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UK Pigmeat Prospects are Good

by 5m Editor
11 December 2008, at 7:05am

EU - British pigmeat, long-term, remains a product with bright prospects compared to beef and lamb, despite current problems facing the sector, not least in Northern Ireland.

This upbeat view came from guest speaker Andrew Knowles, strategy co-ordinator at BPEX, when he addressed a seminar in Cookstown hosted by Devenish Nutrition.

“I’m going to stick my neck out and say that once we get through a difficult period lasting into early February pig producers will enjoy rising returns due to changes in the global market,” Andrew affirmed.

“Demand for poultry has plateaued and beef is a costly option at a time of economic recession when demand for pigmeat just keeps growing world wide. Through all your current difficulties just remember pigmeat remains the most popular meat globally.

“It is a very volatile global market where Chinese pigmeat prices have doubled in a year yet the Danish pig industry is in rapid decline as is the herd across much of Eastern Europe. By contrast here in the United Kingdom surviving pig units are mostly large and modern with the weak pound making imported produce less of a threat.

“The United Kingdom herd has fallen from 15 million a decade ago to the current nine million able to supply only 50 per cent of the pigment we as a nation consume. By the end of January there will be no cheap pigmeat left in the European Union hence United Kingdom producers, including those in Northern Ireland, should enjoy more realistic returns - vital after so months and years of hardship endured by producers.”


The platform party at an ‘Investing for Success’ seminar in Cookstown for pig producers. From left, chairman Michael Maguire and Owen Brennan, managing director Devenish Nutrition, with guest speakers Dr Violet Beattie, Devenish Nutrition and Andrew Knowles, BPEX.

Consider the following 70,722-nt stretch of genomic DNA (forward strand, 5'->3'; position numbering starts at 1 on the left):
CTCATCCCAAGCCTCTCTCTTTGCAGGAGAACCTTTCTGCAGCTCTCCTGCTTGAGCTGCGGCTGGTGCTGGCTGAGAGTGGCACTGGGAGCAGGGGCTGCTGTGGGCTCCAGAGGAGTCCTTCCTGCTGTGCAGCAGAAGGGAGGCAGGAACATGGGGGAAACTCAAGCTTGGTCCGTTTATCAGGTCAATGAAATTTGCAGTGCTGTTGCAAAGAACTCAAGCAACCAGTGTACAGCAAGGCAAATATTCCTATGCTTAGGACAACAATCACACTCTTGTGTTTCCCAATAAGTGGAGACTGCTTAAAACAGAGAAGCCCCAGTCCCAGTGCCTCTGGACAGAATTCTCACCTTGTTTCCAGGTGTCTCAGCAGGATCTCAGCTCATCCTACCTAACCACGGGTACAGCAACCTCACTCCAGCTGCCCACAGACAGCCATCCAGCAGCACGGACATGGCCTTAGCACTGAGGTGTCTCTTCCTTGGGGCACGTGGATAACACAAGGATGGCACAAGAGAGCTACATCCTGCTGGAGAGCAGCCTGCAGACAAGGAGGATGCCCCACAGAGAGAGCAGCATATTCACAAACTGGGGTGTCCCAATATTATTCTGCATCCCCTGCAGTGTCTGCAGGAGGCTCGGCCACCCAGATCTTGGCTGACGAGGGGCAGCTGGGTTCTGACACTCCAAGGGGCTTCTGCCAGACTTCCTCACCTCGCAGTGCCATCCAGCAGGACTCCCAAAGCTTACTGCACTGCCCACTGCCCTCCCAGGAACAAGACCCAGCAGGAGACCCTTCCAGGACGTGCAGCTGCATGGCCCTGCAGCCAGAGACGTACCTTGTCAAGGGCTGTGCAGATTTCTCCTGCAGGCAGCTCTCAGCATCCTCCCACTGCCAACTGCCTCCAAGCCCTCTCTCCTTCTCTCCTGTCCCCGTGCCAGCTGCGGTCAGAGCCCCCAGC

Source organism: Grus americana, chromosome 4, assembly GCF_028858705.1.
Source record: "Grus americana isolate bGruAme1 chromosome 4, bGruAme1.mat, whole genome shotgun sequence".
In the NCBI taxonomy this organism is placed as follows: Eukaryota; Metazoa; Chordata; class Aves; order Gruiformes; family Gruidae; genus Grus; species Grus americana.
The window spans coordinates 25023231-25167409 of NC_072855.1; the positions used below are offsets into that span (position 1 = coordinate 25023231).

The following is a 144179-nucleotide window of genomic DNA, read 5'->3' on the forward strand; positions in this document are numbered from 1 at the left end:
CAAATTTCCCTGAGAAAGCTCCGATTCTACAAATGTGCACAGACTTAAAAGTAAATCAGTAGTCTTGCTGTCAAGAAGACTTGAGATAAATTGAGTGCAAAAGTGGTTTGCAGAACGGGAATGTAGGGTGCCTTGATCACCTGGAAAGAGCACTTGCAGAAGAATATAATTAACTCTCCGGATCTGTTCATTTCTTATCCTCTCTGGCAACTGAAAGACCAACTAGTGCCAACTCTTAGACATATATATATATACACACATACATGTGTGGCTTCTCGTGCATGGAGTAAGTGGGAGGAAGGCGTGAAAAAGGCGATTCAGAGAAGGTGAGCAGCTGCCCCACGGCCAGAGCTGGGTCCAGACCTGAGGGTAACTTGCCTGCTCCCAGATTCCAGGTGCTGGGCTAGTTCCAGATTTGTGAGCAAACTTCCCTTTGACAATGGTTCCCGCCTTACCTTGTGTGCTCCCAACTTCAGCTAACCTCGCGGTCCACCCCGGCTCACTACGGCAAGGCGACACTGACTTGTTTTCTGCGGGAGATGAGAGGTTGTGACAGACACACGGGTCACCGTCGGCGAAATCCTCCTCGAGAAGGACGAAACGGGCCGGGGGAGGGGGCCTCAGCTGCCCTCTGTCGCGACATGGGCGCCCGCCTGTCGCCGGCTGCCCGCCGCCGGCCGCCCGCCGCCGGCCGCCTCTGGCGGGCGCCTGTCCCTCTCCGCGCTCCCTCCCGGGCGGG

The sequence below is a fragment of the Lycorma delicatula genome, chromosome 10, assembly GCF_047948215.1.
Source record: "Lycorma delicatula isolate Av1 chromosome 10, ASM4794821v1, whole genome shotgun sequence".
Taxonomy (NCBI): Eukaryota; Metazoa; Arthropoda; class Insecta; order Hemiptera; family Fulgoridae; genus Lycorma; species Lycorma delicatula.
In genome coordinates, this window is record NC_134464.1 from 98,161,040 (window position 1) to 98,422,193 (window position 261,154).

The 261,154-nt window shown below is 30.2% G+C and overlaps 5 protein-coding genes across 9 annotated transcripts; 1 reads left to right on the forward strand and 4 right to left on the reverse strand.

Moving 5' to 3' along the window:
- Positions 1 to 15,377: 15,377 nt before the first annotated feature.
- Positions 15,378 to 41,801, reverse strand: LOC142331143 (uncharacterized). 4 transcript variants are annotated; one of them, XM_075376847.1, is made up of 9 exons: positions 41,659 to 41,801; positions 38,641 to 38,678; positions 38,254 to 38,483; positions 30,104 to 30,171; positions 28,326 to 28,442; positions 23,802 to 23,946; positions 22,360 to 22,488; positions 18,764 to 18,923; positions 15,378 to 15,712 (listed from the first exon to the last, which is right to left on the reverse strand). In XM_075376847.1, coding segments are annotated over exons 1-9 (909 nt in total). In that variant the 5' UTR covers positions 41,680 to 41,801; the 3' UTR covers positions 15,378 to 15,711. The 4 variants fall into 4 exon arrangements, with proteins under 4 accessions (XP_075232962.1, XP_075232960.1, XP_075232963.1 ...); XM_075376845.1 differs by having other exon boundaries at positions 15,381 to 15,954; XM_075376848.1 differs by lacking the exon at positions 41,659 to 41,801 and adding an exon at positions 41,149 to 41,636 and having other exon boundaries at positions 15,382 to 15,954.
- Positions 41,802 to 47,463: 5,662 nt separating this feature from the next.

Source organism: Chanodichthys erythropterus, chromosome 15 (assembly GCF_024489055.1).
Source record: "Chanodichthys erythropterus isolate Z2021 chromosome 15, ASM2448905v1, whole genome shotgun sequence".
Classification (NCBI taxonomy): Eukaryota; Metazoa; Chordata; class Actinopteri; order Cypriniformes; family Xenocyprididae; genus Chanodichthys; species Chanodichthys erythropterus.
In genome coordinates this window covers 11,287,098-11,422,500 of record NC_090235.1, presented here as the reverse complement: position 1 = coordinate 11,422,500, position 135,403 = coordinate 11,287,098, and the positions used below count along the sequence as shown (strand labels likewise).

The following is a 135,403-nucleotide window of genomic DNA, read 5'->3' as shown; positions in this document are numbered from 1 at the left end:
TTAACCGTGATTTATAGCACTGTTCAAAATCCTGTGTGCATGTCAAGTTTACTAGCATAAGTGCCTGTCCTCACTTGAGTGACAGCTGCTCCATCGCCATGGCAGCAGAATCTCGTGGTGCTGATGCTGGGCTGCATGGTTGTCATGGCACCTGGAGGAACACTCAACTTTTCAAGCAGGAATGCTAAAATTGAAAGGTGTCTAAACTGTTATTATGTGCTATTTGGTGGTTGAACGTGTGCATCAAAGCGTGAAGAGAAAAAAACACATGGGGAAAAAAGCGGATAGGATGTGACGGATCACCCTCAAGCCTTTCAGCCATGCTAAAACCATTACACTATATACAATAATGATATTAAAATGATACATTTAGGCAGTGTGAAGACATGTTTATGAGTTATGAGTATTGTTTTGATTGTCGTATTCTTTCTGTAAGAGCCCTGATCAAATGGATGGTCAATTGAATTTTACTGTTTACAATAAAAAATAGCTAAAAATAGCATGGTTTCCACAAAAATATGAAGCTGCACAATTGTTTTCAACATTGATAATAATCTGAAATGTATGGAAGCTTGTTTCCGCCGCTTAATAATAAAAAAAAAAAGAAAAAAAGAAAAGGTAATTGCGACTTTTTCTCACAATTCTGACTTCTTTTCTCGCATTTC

Some of the producers who attended.

Andrew Knowles agreed that Northern Ireland producers do face particular problems due to sharing a land frontier with another European Union nation in the euro zone and having to pay higher prices for feeds. Asked why factory gate prices were lower here than 12 miles across the North Channel in Scotland he wryly noted that the province has only one large processing plant left.

“The global market has a huge impact on the price you as pig farmers get, but think of the positives on our home market. Go to Tesco for example and look at how much meat your wife can acquire for £5.

“Pigmeat wins by a long snout and is the best value source of protein in a family diet during this recession. At BPEX, which despite its title, now serves only producers in England, the aim is to improve animal welfare, food safety and product versatility.

“Our levy of 75p a pig from producers and 25p from processors generates over £7 million a year to help the sector, a sector where 41 per cent of English sows live out doors, but 97 per cent of their progeny are finished indoors, an industry where two producers each have over 26,000 sows, two foreign owned processors control 60 per cent of total United Kingdom slaughter capacity and just 35 farms produce over 50 per cent of pigs leaving English farms.”

Asked whether the smaller, mainly family units in Northern Ireland running hundreds rather than thousands of sows could survive, Andrew Knowles refused to be down beat.

“You have some very efficient units here, but United Kingdom-wide there is still room for a great improvement in physical performance. Just look at how far we lag behind the best farmers in the Low Countries and Germany.

“Now our production costs are never, ever going to be as low as the likes of Brazil, but surely we can match the Dutch, the Germans etc? Look at the amount of carcase meat produced per sow where the aim should be that elusive two tonne sow.

“Well, she is not so elusive in the Netherlands where the figure is 2300kg per sow compared to just 1536kg across the United Kingdom. So we need to up our on-farm physical performance and place our products in higher value, home-produced lines in shops and supermarkets.

“Let us also demand better labelling as regards pigmeat’s country of origin as has been achieved by the beef sector. Consumers deserve to know where the product was produced, not where it just happened to be packed.

“No, United Kingdom producers will never have a level playing field as regards animal welfare rules, but prospects two months from now will be a world away from current worries.

“Food looks set to become the new oil, essential to national security, and Northern Ireland remains home to a vibrant part of the United Kingdom pig industry so local producers who up their game as regards performance do have a good future.”


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